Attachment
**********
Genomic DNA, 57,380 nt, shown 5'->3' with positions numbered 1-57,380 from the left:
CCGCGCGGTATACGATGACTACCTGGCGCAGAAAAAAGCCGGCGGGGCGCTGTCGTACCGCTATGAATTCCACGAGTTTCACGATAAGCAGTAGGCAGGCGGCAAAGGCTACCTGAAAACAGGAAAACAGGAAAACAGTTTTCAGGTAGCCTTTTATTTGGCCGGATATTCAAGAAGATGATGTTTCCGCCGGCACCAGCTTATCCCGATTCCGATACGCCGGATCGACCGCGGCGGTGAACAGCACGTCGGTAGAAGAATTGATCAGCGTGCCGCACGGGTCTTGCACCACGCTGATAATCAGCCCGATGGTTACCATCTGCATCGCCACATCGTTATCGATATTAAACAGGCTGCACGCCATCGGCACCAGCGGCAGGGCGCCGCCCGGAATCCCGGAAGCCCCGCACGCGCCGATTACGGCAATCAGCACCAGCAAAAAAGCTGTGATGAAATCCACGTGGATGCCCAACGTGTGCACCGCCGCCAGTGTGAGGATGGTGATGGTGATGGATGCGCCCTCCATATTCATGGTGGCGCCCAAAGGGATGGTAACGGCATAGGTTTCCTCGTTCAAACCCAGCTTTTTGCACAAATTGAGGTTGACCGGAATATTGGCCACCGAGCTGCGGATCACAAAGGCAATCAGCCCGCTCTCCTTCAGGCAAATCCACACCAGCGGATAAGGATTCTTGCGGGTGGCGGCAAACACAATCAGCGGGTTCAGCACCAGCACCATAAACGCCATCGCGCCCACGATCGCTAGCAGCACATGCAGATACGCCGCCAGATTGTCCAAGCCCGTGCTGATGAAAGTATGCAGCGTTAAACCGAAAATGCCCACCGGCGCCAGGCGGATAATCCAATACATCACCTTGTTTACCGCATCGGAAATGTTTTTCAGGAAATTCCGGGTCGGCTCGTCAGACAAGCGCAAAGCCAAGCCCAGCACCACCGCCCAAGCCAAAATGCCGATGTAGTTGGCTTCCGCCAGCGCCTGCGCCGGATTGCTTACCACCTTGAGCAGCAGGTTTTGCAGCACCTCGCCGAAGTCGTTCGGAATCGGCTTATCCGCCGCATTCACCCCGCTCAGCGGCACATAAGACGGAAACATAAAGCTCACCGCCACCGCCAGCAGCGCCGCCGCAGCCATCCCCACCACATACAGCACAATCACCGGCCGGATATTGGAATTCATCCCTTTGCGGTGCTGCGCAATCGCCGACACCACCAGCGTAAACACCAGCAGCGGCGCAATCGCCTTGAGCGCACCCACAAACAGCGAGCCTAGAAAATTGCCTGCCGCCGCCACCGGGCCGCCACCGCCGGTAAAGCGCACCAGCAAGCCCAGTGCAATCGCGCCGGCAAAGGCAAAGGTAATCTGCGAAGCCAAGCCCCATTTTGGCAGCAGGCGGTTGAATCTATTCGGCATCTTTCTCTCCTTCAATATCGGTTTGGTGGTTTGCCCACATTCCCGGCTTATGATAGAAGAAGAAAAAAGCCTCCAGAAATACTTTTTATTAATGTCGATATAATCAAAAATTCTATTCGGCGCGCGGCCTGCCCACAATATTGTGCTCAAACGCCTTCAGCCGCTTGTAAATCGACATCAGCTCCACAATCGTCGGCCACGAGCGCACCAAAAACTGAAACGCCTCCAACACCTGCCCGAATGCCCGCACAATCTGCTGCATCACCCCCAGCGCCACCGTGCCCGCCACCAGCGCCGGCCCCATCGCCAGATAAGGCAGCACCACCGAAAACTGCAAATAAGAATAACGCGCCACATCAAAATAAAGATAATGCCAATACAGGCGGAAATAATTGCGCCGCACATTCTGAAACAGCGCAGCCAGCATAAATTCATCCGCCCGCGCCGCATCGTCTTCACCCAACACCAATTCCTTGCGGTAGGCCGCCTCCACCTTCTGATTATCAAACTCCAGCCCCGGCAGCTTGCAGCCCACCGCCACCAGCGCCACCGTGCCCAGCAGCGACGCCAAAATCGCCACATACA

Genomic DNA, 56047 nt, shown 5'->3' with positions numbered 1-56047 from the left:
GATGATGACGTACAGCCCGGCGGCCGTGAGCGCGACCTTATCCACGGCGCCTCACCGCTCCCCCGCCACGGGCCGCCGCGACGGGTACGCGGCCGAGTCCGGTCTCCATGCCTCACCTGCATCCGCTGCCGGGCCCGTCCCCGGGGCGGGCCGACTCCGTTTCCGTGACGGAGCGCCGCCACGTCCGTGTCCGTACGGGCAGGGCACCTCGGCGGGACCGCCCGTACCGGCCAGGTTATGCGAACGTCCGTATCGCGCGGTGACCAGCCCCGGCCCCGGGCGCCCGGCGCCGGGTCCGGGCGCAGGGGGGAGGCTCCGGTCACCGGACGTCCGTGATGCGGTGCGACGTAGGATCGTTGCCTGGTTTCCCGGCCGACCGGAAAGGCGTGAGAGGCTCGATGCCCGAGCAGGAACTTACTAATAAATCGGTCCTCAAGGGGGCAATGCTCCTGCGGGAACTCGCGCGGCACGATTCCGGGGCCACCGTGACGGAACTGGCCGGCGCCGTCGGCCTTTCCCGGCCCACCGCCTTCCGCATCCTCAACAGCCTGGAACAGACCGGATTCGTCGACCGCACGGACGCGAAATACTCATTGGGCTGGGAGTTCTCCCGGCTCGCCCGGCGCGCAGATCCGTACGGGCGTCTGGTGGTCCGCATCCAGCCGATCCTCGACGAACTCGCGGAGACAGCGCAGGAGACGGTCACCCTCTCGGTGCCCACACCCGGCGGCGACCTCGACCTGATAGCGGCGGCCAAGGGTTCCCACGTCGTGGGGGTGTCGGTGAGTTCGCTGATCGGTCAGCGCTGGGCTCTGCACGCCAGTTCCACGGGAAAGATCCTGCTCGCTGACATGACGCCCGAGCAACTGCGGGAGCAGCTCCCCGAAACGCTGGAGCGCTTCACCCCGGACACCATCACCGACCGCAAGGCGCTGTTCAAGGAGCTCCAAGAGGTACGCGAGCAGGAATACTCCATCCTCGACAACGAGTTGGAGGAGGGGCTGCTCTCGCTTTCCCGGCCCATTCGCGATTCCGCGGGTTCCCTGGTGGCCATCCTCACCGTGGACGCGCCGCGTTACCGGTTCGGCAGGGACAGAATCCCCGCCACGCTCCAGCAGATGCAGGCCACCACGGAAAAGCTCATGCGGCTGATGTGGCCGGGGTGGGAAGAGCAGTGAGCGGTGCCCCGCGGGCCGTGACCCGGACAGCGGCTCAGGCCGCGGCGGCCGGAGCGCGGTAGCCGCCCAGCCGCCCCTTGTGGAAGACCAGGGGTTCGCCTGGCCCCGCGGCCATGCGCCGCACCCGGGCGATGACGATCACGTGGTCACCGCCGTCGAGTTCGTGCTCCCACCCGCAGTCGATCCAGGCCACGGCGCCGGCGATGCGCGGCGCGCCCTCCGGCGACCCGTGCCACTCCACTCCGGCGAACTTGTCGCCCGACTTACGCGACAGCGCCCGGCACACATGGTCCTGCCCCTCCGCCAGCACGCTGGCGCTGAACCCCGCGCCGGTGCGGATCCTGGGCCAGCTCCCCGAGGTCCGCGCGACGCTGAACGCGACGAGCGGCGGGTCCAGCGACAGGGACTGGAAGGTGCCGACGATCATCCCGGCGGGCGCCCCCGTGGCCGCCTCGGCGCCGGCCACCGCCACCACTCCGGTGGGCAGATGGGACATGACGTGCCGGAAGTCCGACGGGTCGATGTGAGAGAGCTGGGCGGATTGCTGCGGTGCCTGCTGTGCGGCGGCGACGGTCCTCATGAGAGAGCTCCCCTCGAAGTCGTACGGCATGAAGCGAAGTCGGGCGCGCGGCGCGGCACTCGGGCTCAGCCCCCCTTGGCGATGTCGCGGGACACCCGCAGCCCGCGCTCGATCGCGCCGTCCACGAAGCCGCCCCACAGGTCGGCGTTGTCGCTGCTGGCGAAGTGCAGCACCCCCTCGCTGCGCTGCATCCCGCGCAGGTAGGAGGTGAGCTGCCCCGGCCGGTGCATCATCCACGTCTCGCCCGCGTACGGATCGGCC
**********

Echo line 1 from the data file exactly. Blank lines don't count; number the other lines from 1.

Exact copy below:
Genomic DNA, 57,380 nt, shown 5'->3' with positions numbered 1-57,380 from the left: